The idea behind digital computers may be explained by saying that these machines are intended to carry out any operations which could be done by a human computer. Alan Turing
Code style is like the music during a dramatic scene in a movie: if you notice it then it’s a problem. Good style makes reading code a pleasurable and consistent experience. However, having to follow a style guide can feel far less than pleasurable. Think about how much there is to remember:
- Tabs vs. spaces
- Line breaking before column count
- Spaces between parentheses
- Spaces before and after braces
- Semi-colons at the end of statements
- Line breaks on chained statements
- Single quotes vs. double quotes
- Trailing commas vs. no trailing commas
Like Alan Turing said, the end goal of a computer is to do the operations of a human. If it feels dull, then a computer should do it. Manually styling your code is about as fun as working on taxes at the DMV. Automate that job!
The benefits of automating code styling go beyond making your life easier: automatic code styling can potentially reduce bugs. “That’s preposterous!”, you might say. Well, you’re right that it’s not empirically verified and this is conjecture. What is true though is that the human working memory is very limited. Just try to remember the following numbers after one read: 71828182845904523536028747135266249775724709369995957496696.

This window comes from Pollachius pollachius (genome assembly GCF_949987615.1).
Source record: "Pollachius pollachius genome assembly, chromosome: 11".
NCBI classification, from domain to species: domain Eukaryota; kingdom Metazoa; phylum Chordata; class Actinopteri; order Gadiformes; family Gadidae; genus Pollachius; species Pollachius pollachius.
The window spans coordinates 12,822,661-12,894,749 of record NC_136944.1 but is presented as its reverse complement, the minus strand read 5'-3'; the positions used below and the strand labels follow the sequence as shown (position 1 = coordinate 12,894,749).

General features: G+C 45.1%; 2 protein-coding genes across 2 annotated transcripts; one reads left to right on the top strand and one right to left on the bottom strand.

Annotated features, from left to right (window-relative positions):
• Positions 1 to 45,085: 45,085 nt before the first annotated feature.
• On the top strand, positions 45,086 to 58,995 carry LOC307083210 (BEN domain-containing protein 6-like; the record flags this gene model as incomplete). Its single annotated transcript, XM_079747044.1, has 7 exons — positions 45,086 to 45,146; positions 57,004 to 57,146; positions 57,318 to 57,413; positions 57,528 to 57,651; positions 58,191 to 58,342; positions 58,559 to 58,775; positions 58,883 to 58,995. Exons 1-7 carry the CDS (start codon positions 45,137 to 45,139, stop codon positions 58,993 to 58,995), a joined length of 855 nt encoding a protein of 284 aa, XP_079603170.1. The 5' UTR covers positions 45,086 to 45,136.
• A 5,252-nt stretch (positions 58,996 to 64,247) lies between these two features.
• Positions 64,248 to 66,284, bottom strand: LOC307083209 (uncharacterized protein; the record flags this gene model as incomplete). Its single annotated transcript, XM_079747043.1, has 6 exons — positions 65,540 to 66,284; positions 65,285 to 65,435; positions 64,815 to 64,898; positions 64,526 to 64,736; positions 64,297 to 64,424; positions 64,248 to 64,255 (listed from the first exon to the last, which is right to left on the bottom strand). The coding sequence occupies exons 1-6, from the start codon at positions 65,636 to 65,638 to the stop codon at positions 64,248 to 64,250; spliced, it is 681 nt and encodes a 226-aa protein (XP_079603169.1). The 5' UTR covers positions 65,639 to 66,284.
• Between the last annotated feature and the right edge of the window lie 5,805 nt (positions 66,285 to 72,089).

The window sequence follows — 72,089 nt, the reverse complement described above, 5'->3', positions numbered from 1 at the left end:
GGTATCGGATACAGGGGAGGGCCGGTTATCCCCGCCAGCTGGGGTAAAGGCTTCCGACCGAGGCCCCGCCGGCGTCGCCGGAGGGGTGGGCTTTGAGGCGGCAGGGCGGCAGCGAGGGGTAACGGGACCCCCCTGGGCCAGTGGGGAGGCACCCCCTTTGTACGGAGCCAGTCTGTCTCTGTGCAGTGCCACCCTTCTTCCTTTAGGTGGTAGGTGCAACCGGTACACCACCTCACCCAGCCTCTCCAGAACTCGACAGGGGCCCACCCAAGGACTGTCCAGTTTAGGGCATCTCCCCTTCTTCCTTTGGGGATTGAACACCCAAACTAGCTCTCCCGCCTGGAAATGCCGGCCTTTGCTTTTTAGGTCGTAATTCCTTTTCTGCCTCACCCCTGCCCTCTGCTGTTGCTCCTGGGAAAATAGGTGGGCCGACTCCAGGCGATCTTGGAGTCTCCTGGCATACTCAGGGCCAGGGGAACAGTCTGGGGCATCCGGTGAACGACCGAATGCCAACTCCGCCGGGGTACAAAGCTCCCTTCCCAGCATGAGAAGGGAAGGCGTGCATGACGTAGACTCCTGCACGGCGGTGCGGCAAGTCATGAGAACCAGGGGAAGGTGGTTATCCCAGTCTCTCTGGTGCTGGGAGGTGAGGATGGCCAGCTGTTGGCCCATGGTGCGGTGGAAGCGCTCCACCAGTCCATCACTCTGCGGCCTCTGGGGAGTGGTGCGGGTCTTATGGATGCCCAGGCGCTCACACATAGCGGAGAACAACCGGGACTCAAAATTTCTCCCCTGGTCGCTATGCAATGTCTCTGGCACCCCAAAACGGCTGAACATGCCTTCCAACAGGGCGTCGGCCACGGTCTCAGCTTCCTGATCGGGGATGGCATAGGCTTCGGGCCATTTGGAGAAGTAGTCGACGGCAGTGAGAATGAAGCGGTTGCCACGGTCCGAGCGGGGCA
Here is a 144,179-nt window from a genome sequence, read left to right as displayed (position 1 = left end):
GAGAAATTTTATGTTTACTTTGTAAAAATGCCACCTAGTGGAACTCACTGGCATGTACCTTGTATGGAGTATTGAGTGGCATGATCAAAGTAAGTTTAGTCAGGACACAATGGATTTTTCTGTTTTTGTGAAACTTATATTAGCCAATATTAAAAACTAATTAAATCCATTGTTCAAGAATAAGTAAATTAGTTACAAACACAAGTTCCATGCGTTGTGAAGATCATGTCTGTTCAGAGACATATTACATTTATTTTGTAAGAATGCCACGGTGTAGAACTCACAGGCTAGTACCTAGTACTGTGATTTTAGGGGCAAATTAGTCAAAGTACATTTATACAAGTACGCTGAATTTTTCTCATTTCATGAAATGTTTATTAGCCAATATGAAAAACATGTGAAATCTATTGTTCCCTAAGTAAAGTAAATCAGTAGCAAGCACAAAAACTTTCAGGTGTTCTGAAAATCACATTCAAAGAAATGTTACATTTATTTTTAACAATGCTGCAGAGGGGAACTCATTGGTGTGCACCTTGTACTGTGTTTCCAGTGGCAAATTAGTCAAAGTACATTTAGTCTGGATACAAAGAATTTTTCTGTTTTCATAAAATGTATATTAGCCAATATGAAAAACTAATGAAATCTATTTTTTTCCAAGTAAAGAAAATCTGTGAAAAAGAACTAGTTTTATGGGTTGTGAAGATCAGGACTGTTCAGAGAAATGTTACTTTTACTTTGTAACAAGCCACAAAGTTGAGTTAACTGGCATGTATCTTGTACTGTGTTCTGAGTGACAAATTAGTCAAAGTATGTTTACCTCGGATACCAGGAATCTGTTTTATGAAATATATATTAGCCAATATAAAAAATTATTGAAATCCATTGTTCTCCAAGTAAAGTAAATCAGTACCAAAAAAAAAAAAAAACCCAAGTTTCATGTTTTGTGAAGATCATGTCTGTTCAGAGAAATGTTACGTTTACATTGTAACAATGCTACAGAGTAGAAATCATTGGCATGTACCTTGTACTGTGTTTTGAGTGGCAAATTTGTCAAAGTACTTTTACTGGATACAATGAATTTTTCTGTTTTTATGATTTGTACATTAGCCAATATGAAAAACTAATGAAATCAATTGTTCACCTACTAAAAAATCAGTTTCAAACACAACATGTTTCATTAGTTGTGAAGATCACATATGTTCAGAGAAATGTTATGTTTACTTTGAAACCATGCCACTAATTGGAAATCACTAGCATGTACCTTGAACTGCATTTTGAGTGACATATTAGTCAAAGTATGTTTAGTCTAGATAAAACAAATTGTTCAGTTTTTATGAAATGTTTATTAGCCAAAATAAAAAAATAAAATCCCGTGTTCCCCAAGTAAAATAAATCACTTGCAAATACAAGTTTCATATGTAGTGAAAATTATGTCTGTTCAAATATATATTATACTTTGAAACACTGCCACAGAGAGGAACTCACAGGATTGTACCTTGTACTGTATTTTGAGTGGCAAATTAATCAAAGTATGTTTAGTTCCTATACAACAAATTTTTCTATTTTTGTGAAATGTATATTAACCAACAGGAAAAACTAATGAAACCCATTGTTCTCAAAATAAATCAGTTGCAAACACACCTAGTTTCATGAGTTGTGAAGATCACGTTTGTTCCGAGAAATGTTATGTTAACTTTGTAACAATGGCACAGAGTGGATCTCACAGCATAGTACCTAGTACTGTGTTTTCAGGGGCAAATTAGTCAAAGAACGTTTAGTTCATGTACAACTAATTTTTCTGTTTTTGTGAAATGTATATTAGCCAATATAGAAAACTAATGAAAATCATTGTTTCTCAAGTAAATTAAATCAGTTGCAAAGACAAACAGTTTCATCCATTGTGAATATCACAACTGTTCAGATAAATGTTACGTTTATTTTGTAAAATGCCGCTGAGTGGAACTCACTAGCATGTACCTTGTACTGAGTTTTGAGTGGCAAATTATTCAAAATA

The human working memory is limited to about 7 (plus or minus 2) items. If you and your teammates have to constantly occupy working memory with style rules while writing and reviewing code, you might miss important things. Your attention is just as limited, as demonstrated by the Invisible Gorilla experiment below:
When you format your code automatically, everyone can think about the important stuff when they read your work, and you can write as sloppy as you want and the computer will make it beautiful for you automagically! There goes your case of the Mondays!
You and your team may not agree with every choice a formatter makes, and you may not even agree with the conjecture of less bugs via automatic formatting, but you’ll agree on far less if you let everyone try to follow a style guide. Code is written and reviewed by humans, we should do everything we can to limit human error. Get your team a formatter today, and don’t look back.